The Armchair Quarterback's Guide To The NFL: Pass Or Pass Rush?

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Dec 1, 2013; Houston, TX, USA; New England Patriots quarterback Tom Brady (12) passes as he is rushed by Houston Texans defensive end J.J. Watt (99) during the first half at Reliant Stadium. Mandatory Credit: Thomas Campbell-USA TODAY Sports

The Armchair Quarterback’s Take Of The Week

Is It Better To Have A Great Passing Attack Or A Great Pass Rush?

In today’s NFL it is seen as a universal truth that it’s a quarterback driven league. If your favorite team doesn’t have a franchise QB, chances are that they aren’t winning very many games. This past week I wrote a piece for Arrowhead Addict that broke down the importance of a good pass rush and why it made sense for KC to draft Dee Ford with their first round draft pick. In the process of writing that piece I began to think a lot about the state of the current NFL. I thought about how many viewed Seattle and San Francisco as the new elite powers in the NFL despite the fact that they have “good” QBs that are not considered amongst the elite QBs like Peyton Manning, Tom Brady, Drew Brees, and Aaron Rodgers.

Obviously, football is and always will be a team game. One player, even at QB, can’t win a game by himself. So is it just that Seattle was the best all around team? Does that mean that the NFL isn’t a QB driven league after all and we’re back to just trying to assemble the best all around roster where the passing game is no more important than other aspects of the game?

I’m not sure I’m willing to go that far. I still believe that the passing game has a higher level of importance than most other aspects of the game. That led me to this question: Could it be that Seattle was the clear best team last season, not because they were the best all around team (which they were) but because they were the best team in the NFL at stopping opposing passing attacks?

Think about it, if it’s a QB driven league and you are the best in the NFL at shutting down QBs you’re going to win a lot of games. This got me thinking about how I could go about looking at passing vs. stopping the pass in a non-subjective way. What I decided to do is break this down into two parts. Part one (this week’s column) will look at if it’s better to have a good passing game (and with it a good QB) or to have one of the best pass rushes in the league. Next week I’ll compare the best passing games with the best pass coverage teams and between the two weeks we’ll see if we can come to some conclusion about what has the biggest impact on teams winning games in today’s NFL.

So here’s what I did for this week. I looked at the last three NFL seasons (2011-2013) and I wanted to find the best and worst in the NFL at both passing the football and rushing the passer. I decided that to do this I wanted to use a combination of stats and evaluation. So in order to qualify for the best passing list a team had to finish in the top ten in the NFL in passing yards AND finish as one of Pro Football Focus’s top ten graded passing offenses. (For those that aren’t familiar, Pro Football Focus is the website that grades every single player on every single snap and assigns them points based on how they did.) I did this because I didn’t just want to use teams that piled up a bunch of passing stats while playing from behind but I also didn’t just want to use PFF’s grades and have some “efficient” team that only passed for 180 yards per game make the list. I wanted teams that were both prolific AND efficient. For the worst passing offenses it was the opposite. They had to finish in the bottom ten in the NFL in passing yards AND finish as one of PFF’s 10 lowest graded passing teams.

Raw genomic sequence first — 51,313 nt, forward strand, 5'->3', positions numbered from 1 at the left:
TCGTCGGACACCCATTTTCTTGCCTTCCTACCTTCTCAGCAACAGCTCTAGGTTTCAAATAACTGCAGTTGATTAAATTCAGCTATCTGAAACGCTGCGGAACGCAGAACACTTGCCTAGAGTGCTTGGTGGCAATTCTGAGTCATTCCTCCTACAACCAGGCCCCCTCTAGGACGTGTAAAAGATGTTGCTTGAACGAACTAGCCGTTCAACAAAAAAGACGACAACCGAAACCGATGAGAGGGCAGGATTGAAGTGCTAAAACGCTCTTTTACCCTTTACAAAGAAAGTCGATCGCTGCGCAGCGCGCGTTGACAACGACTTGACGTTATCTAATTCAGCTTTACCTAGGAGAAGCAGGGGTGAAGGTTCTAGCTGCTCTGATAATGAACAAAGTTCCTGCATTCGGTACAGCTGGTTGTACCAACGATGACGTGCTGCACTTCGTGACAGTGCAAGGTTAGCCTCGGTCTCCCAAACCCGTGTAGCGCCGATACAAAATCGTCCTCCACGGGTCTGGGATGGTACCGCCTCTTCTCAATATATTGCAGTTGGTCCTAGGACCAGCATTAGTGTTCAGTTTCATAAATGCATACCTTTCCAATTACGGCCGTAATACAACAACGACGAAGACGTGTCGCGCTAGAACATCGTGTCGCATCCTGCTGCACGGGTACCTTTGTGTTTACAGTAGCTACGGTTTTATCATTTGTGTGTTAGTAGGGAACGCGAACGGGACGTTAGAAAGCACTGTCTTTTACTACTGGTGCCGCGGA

The same goes for the pass rush lists. I took teams that finished in the top ten in sacks AND finished in PFF’s top ten rated team pass rush grades for the season to make the “best list” and did the same with the teams in the bottom of both to make the “worst list”.

Here’s what I found:

From 2011-2013 there were 21 teams that ended a season rated in the top ten in passing yards and as one of PFF’s ton ten graded passing teams. Those teams had a combined record of 222-113-1. That’s a winning percentage of 66.3% and an average win total of 10.6 wins.

During that same time span there were 17 teams that finished in the bottom ten in passing yards and as one of PFF’s ten worst graded passing teams. Those teams had a combined record of 99-172-1. That’s a winning percentage of 36.5% and an average win total of 5.8 wins.

None of that is very shocking to me. The teams that are both prolific and efficient at passing the football win 10-11 games on average and the ones that are not prolific and not efficient only win 5-6 games. This definitely supports the “QB driven league” theory.

So how do those numbers stack up compared to the best/worst pass rushing teams over that same time span?

From 2011-2013 there were 18 teams that finished the season ranked in the top ten in sacks and in PFF’s top ten graded pass rushes. These teams had a combined record of 167-121. That’s a winning percentage of 60% and an average win total of 9.3 wins.